Separately, Otto suggests disaster can be averted if Alexander visits Maria (Gudrun Gisladottir), a domestic in Alexander’s employ whose mystical aura was remarked upon earlier in the evening. No plot recitation can do justice to what transpires. Suffice it to say, Alexander’s offer is accepted; his prayer is answered. But the price he must pay is nothing less than his sanity.

Tarkovsky’s poetic style — here encompassing Christian and pagan imagery, Bach’s “St. Matthew Passion,” Leonardo da Vinci’s unfinished painting “The Adoration of the Magi,” biblical quotations, and references to Nietzsche — prompts numerous questions:

Is Alexander a saint, a madman, or a little of both? Could the entire narrative be a dream? Most importantly, why does it take an apocalypse to awaken Alexander’s dormant belief? Are dread and misery all that drive us toward God?

Making theological sense of every aspect of “The Sacrifice” is probably impossible.

Yet any interpretation must begin with Alexander’s sincerity. He’s beloved — a good man with a formidable mind and a kind heart. Through him, Tarkovsky plumbs the irrational side of faith.

Alexander’s passage consists of moving from the reflexively cerebral toward a physical, outward-looking act of belief. The human need for order, routine and systematic explanation is not enough. He yearns for the beautiful uncertainty of faith, which requires complete commitment and self-giving.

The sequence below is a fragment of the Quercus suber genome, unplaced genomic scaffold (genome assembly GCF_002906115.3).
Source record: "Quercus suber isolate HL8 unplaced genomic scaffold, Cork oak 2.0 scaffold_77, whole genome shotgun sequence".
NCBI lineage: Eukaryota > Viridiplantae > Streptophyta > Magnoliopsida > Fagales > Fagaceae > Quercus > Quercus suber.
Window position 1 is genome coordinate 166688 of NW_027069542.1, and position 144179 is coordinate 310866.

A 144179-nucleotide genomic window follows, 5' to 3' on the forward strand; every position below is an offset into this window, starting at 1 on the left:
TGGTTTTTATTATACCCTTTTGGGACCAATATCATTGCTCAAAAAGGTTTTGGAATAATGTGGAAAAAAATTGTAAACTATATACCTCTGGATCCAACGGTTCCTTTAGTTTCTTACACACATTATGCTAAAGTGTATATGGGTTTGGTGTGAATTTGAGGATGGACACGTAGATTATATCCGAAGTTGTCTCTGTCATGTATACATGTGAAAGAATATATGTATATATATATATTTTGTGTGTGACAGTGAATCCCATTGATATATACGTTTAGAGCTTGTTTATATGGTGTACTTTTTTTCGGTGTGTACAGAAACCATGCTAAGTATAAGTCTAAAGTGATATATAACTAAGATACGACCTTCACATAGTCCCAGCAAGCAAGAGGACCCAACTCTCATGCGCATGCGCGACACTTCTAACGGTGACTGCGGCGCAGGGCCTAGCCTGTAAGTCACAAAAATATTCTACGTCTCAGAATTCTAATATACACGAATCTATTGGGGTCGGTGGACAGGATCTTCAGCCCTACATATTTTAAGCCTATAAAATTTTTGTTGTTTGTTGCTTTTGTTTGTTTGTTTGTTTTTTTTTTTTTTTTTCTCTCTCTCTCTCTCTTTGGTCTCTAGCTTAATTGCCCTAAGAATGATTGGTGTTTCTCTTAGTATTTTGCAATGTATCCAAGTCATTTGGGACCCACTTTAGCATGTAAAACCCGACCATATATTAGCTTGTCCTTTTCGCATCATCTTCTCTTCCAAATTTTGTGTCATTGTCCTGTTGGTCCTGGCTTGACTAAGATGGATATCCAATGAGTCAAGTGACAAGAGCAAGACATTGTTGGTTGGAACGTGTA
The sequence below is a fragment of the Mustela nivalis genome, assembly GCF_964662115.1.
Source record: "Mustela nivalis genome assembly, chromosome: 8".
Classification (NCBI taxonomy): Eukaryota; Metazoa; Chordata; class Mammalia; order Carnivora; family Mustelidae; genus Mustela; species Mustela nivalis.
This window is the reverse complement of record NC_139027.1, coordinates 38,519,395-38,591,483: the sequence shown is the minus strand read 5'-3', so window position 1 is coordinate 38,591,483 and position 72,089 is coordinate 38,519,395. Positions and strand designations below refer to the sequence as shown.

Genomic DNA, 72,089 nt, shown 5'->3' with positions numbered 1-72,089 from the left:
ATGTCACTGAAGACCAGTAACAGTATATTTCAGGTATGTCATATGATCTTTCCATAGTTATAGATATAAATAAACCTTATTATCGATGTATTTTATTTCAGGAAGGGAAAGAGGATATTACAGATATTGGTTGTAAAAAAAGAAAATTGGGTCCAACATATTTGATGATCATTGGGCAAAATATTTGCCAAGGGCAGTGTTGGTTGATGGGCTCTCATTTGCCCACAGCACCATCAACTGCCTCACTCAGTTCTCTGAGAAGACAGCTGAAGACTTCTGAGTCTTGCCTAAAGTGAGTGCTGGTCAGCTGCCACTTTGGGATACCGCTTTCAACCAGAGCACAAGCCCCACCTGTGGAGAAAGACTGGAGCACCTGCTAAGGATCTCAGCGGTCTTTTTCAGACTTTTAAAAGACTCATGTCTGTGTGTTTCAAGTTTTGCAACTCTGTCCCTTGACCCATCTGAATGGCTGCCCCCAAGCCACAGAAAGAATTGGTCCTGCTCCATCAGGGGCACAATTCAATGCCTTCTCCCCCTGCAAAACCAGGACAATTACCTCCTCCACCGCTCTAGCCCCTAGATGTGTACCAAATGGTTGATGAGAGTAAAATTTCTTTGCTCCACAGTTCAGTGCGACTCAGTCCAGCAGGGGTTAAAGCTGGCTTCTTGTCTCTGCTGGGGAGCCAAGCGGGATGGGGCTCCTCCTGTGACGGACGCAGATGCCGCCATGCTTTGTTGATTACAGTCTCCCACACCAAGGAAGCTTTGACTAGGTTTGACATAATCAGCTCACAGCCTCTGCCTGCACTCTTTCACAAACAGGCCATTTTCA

While fulfilling and blessed in many respects, Alexander’s life up to this point has been consumed with — to quote “Hamlet” as Tarkovsky does — “Words, words, words.” He’s had no overarching purpose other than his bond with “Little Man.”

The war forces him to confront the one existential truth he’s been avoiding. It compels him to deepen his relationship with God, and submit to what he reckons is God’s will.

His decision leads to a certain amount of destruction, as portrayed in the movie’s climactic scene, another long, mesmerizing take featuring a conflagration and Alexander’s withdrawal from society. But it’s important to note that “The Sacrifice” ends positively, with inklings of a rebirth through the tree that Alexander and “Little Man” planted at the outset.

In the first end-title card, moreover, Tarkovsky dedicates the film to his son “with hope and confidence.”

The new Kino DVD set, released July 5,¬†also contains “Directed by Andrei Tarkovsky”, a documentary by Michal Leszczylowski, who helped edit “The Sacrifice.” In it, Tarkovsky states, “The purpose of art is to help man improve himself spiritually.”

Although elusive from a doctrinal standpoint, “The Sacrifice” dramatizes one man’s attempt at such spiritual progress. By doing so with grace and power, it successfully fulfills the purpose of art as Tarkovsky understood it.

Due to its subject matter, a scene implying nonmarital relations, and fleeting female nudity, “The Sacrifice” is likely best for adult viewers, but some parents may consider it acceptable for mature adolescents as well.

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McCarthy is a guest reviewer for Catholic News Service.